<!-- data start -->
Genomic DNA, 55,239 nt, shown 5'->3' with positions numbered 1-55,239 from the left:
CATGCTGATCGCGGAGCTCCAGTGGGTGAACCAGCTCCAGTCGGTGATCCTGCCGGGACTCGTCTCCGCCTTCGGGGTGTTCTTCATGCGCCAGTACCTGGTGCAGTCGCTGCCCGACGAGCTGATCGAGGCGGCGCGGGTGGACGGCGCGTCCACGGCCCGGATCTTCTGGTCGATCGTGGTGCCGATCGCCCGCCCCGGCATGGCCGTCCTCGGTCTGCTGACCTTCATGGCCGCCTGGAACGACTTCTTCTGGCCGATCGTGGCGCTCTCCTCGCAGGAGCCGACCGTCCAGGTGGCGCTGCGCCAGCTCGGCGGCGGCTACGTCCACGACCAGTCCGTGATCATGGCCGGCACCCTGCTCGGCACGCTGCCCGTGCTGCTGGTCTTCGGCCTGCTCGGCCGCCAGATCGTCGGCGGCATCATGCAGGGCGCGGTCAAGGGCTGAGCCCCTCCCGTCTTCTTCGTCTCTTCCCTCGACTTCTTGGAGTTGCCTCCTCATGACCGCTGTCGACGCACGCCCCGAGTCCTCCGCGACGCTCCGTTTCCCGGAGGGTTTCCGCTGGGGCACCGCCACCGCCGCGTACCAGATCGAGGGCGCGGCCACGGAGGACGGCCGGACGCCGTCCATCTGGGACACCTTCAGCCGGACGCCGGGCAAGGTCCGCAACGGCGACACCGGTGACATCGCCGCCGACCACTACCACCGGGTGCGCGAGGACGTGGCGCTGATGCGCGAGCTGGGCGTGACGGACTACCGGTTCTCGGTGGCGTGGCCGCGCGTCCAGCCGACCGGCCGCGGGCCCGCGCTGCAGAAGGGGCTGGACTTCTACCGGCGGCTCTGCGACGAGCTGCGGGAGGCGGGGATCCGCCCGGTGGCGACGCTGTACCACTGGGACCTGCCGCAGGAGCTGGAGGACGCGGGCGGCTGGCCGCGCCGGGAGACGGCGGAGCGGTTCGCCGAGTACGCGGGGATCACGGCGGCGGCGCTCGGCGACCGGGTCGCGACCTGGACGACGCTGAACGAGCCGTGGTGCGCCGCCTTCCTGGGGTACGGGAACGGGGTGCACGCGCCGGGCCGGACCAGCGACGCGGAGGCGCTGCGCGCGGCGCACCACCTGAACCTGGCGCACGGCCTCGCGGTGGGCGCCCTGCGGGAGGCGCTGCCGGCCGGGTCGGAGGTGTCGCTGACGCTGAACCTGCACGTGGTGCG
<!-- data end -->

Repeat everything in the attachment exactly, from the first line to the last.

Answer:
Genomic DNA, 55,239 nt, shown 5'->3' with positions numbered 1-55,239 from the left:
CATGCTGATCGCGGAGCTCCAGTGGGTGAACCAGCTCCAGTCGGTGATCCTGCCGGGACTCGTCTCCGCCTTCGGGGTGTTCTTCATGCGCCAGTACCTGGTGCAGTCGCTGCCCGACGAGCTGATCGAGGCGGCGCGGGTGGACGGCGCGTCCACGGCCCGGATCTTCTGGTCGATCGTGGTGCCGATCGCCCGCCCCGGCATGGCCGTCCTCGGTCTGCTGACCTTCATGGCCGCCTGGAACGACTTCTTCTGGCCGATCGTGGCGCTCTCCTCGCAGGAGCCGACCGTCCAGGTGGCGCTGCGCCAGCTCGGCGGCGGCTACGTCCACGACCAGTCCGTGATCATGGCCGGCACCCTGCTCGGCACGCTGCCCGTGCTGCTGGTCTTCGGCCTGCTCGGCCGCCAGATCGTCGGCGGCATCATGCAGGGCGCGGTCAAGGGCTGAGCCCCTCCCGTCTTCTTCGTCTCTTCCCTCGACTTCTTGGAGTTGCCTCCTCATGACCGCTGTCGACGCACGCCCCGAGTCCTCCGCGACGCTCCGTTTCCCGGAGGGTTTCCGCTGGGGCACCGCCACCGCCGCGTACCAGATCGAGGGCGCGGCCACGGAGGACGGCCGGACGCCGTCCATCTGGGACACCTTCAGCCGGACGCCGGGCAAGGTCCGCAACGGCGACACCGGTGACATCGCCGCCGACCACTACCACCGGGTGCGCGAGGACGTGGCGCTGATGCGCGAGCTGGGCGTGACGGACTACCGGTTCTCGGTGGCGTGGCCGCGCGTCCAGCCGACCGGCCGCGGGCCCGCGCTGCAGAAGGGGCTGGACTTCTACCGGCGGCTCTGCGACGAGCTGCGGGAGGCGGGGATCCGCCCGGTGGCGACGCTGTACCACTGGGACCTGCCGCAGGAGCTGGAGGACGCGGGCGGCTGGCCGCGCCGGGAGACGGCGGAGCGGTTCGCCGAGTACGCGGGGATCACGGCGGCGGCGCTCGGCGACCGGGTCGCGACCTGGACGACGCTGAACGAGCCGTGGTGCGCCGCCTTCCTGGGGTACGGGAACGGGGTGCACGCGCCGGGCCGGACCAGCGACGCGGAGGCGCTGCGCGCGGCGCACCACCTGAACCTGGCGCACGGCCTCGCGGTGGGCGCCCTGCGGGAGGCGCTGCCGGCCGGGTCGGAGGTGTCGCTGACGCTGAACCTGCACGTGGTGCG